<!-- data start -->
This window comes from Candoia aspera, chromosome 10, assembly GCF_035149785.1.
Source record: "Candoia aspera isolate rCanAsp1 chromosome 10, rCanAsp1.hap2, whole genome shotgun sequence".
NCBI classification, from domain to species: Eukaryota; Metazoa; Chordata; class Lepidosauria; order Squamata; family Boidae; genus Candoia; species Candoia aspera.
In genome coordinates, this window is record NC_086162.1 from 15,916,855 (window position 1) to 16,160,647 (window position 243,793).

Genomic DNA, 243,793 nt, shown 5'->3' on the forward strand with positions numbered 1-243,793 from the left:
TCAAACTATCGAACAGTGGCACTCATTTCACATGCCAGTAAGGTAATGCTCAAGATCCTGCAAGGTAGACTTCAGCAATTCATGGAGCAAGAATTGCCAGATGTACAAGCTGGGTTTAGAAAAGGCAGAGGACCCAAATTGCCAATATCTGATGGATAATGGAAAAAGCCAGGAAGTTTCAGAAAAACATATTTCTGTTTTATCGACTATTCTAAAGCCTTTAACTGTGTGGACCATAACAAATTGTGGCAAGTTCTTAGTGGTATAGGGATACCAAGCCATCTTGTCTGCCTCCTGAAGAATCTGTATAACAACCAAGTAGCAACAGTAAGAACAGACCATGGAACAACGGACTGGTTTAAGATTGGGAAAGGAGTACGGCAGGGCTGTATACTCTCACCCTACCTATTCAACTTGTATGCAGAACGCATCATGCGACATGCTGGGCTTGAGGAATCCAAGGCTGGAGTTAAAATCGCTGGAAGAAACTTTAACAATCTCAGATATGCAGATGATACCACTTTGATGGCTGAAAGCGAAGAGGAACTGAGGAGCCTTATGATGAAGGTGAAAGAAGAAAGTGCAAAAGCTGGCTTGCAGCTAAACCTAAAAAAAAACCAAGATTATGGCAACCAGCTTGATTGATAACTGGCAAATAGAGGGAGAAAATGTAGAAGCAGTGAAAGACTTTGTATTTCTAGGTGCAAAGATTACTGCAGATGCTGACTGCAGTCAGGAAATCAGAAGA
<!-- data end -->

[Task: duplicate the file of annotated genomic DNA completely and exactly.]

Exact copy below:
This window comes from Candoia aspera, chromosome 10, assembly GCF_035149785.1.
Source record: "Candoia aspera isolate rCanAsp1 chromosome 10, rCanAsp1.hap2, whole genome shotgun sequence".
NCBI classification, from domain to species: Eukaryota; Metazoa; Chordata; class Lepidosauria; order Squamata; family Boidae; genus Candoia; species Candoia aspera.
In genome coordinates, this window is record NC_086162.1 from 15,916,855 (window position 1) to 16,160,647 (window position 243,793).

Genomic DNA, 243,793 nt, shown 5'->3' on the forward strand with positions numbered 1-243,793 from the left:
TCAAACTATCGAACAGTGGCACTCATTTCACATGCCAGTAAGGTAATGCTCAAGATCCTGCAAGGTAGACTTCAGCAATTCATGGAGCAAGAATTGCCAGATGTACAAGCTGGGTTTAGAAAAGGCAGAGGACCCAAATTGCCAATATCTGATGGATAATGGAAAAAGCCAGGAAGTTTCAGAAAAACATATTTCTGTTTTATCGACTATTCTAAAGCCTTTAACTGTGTGGACCATAACAAATTGTGGCAAGTTCTTAGTGGTATAGGGATACCAAGCCATCTTGTCTGCCTCCTGAAGAATCTGTATAACAACCAAGTAGCAACAGTAAGAACAGACCATGGAACAACGGACTGGTTTAAGATTGGGAAAGGAGTACGGCAGGGCTGTATACTCTCACCCTACCTATTCAACTTGTATGCAGAACGCATCATGCGACATGCTGGGCTTGAGGAATCCAAGGCTGGAGTTAAAATCGCTGGAAGAAACTTTAACAATCTCAGATATGCAGATGATACCACTTTGATGGCTGAAAGCGAAGAGGAACTGAGGAGCCTTATGATGAAGGTGAAAGAAGAAAGTGCAAAAGCTGGCTTGCAGCTAAACCTAAAAAAAAACCAAGATTATGGCAACCAGCTTGATTGATAACTGGCAAATAGAGGGAGAAAATGTAGAAGCAGTGAAAGACTTTGTATTTCTAGGTGCAAAGATTACTGCAGATGCTGACTGCAGTCAGGAAATCAGAAGA